Juncker's 'monster' moves to top EU job

LONDON: Britain’s Prime Minister Theresa May (left) greets Prime Minister of the Netherlands, Mark Rutte outside No 10 Downing street, in central London yesterday. — AFP

LONDON: More than 60 Conservative lawmakers have written to Prime Minister Theresa May demanding a quick, clean break from the EU, adding pressure on her to take a "hard Brexit" stance ahead of a meeting to decide Britain's negotiating position. May, whose government and party is divided over Brexit, has just eight months to strike a withdrawal deal with the European Union, but insists Britain will leave at 2300 GMT on March 29, 2019. The group of 62 lawmakers in her party demanded a tougher approach in a number of areas, including Britain's right to move away from EU rules after leaving, and the terms of any transition period.

"Your government must have the ability to change British laws and rules once we leave, rather than being a 'rule-taker'," the letter, whose signatories include former party leader Iain Duncan Smith and ex-development secretary Priti Patel, said. The EU has repeatedly asked May to clarify how she sees Britain's future relationship with the bloc but the weakened prime minister, who lost her parliamentary majority in an ill-judged snap election, has been wary of setting out too many details as her party is so divided on the issue.

May will host senior ministers at her country residence Chequers on Thursday to try to broker an agreement between the factions. She is then expected to set out her plans in a speech in the next few weeks, before formal trade talks begin in March. In the letter, the lawmakers say they will only support a transition period - favored by proponents of a "softer" Brexit, during which Britain would stay within many existing EU structures - if all the details are fully negotiated by March next year.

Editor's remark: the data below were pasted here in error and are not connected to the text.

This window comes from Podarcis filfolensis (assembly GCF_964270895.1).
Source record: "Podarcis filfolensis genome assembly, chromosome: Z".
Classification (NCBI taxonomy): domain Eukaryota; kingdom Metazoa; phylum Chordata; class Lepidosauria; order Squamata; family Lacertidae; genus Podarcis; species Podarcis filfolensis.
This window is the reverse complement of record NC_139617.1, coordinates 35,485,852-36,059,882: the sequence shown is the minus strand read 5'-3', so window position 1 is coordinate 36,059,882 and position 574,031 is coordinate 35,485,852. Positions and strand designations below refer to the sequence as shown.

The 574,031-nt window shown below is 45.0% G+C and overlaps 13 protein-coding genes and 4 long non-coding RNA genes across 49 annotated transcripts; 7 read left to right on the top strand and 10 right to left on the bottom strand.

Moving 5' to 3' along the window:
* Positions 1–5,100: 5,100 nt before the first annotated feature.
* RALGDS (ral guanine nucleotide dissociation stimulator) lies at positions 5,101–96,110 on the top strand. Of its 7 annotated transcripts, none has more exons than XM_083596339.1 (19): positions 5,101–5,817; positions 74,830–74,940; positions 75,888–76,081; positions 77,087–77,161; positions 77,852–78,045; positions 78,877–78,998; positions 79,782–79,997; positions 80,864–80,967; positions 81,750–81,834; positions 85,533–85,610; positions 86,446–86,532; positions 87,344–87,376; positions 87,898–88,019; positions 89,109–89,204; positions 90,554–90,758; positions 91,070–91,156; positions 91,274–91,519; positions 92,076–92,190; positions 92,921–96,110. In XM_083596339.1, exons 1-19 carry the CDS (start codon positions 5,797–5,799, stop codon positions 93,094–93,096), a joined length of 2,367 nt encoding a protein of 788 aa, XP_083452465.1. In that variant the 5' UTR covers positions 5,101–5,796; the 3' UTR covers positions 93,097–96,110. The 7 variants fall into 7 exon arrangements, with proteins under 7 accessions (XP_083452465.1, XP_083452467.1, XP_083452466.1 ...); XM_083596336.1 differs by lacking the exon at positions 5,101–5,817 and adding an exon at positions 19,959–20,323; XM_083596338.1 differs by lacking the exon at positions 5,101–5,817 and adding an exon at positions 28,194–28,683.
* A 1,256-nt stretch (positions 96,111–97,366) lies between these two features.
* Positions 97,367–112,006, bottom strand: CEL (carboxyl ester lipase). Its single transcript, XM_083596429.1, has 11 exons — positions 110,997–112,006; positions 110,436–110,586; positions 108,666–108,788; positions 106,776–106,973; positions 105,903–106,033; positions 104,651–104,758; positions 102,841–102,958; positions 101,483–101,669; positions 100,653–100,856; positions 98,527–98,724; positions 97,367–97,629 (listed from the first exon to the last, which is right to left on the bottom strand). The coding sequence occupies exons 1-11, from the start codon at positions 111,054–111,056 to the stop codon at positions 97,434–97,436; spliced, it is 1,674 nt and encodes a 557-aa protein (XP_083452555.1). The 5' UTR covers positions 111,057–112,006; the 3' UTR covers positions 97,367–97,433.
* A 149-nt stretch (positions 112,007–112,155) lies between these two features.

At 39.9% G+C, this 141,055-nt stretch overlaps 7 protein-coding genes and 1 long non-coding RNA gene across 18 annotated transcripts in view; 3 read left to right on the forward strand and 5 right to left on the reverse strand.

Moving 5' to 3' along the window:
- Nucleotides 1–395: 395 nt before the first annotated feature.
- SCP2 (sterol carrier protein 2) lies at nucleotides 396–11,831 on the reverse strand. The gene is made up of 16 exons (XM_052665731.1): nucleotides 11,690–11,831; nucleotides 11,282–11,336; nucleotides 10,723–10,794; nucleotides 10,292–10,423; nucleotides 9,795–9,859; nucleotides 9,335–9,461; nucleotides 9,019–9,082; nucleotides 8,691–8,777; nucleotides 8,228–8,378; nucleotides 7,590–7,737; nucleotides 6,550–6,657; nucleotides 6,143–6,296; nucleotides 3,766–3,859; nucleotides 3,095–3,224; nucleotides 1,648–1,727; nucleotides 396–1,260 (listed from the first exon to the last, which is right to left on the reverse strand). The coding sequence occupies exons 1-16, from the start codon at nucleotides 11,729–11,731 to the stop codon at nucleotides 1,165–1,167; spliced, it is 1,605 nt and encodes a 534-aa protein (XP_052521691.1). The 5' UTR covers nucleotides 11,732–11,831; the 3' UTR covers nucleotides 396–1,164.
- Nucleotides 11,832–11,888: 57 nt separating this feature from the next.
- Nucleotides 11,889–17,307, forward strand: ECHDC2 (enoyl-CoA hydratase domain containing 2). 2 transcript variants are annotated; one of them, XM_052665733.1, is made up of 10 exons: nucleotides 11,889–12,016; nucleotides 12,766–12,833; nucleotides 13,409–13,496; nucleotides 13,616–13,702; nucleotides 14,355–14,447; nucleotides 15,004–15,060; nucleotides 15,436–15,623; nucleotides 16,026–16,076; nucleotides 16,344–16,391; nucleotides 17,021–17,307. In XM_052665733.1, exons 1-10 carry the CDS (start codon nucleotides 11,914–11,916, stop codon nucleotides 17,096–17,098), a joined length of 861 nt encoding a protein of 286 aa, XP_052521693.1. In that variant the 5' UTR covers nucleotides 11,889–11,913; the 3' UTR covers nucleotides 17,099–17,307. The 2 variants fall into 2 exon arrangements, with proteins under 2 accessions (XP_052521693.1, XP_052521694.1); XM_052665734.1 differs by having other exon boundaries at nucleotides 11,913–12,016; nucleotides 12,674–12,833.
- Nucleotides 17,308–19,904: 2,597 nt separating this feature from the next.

Britain must be able to change its laws without authorization from Brussels from the moment it formally leaves the EU, they say. On Tuesday, Britain's chief Brexit negotiator, David Davis, said he aimed for a system of "mutual recognition" where both sides agree common regulatory outcomes, such as consumer protection or financial stability, but are able to pursue their own policies to reach those goals. EU leaders have warned Britain cannot have both freedom from the bloc's regulations and frictionless trade.

Juncker's 'monster'

Meanwhile, the powerful chief of staff to Jean-Claude Juncker, Martin Selmayr, will take a top post in the European Commission in a move which means he can stay on after his boss steps down next year, sources said yesterday. The German-affectionately nicknamed the "Monster" by Juncker himself and less affectionately dubbed the "Rasputin of Brussels" by the British press-will become secretary general of the commission, the EU's executive arm, a European source told AFP.

Selmayr, 47, a lawyer by trade, is already well known as gatekeeper and enforcer to Juncker but has also been involved in controversies including over leaks about Brexit negotiations. Juncker's term of office is due to end in 2019 but the new post means Selmayr will be able to stay on in the commission after that. Spaniard Clara Martinez will become Juncker's new chief of staff, the source said. Selmayr will replace Alexander Italianer, a Dutch civil servant, who has been secretary general of the commission since 2015. It is the top civil servant post in the commission.

Despite a reputation as a shadowy power-broker, Selmayr has often been outspoken on social media in defense of his Luxembourgish boss. He was the first to break news of a deal between British Prime Minister Theresa May and Juncker in the first phase of Brexit talks in December, when he tweeted a picture of white smoke-a reference to choosing a new pope. In October he publicly denied leaking details to a German newspaper that reported May had pleaded with Juncker for help in unblocking stalled negotiations,. "I deny that 1/we leaked this; 2/Juncker ever said this; 3/we are punitive on Brexit," wrote Selmayr. "It's an attempt to frame EU side and to undermine."- Agencies